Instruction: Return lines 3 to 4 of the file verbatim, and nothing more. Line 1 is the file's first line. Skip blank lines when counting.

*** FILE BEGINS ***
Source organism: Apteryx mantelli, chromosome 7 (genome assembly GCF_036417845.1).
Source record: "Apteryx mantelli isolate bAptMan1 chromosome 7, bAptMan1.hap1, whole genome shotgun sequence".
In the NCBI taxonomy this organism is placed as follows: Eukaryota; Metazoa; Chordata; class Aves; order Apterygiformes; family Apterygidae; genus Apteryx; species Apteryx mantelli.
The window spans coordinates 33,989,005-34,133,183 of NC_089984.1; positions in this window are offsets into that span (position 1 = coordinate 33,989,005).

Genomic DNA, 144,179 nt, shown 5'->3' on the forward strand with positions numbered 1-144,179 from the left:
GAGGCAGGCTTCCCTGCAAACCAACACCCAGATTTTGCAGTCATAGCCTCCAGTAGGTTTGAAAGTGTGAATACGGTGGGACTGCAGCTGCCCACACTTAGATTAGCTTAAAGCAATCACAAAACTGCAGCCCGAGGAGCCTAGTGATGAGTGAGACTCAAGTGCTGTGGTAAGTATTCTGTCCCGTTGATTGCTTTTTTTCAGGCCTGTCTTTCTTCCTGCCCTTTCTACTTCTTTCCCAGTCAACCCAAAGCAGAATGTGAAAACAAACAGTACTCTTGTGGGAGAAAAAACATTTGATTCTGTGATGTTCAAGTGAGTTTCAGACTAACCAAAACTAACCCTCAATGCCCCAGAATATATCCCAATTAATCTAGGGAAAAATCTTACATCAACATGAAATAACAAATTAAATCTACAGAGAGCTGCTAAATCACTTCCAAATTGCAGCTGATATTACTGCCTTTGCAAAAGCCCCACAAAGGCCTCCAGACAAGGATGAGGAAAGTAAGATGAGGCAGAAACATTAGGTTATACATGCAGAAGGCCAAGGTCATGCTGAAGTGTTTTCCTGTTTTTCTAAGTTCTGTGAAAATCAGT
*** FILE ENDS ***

In the NCBI taxonomy this organism is placed as follows: Eukaryota; Metazoa; Chordata; class Aves; order Apterygiformes; family Apterygidae; genus Apteryx; species Apteryx mantelli.
The window spans coordinates 33,989,005-34,133,183 of NC_089984.1; positions in this window are offsets into that span (position 1 = coordinate 33,989,005).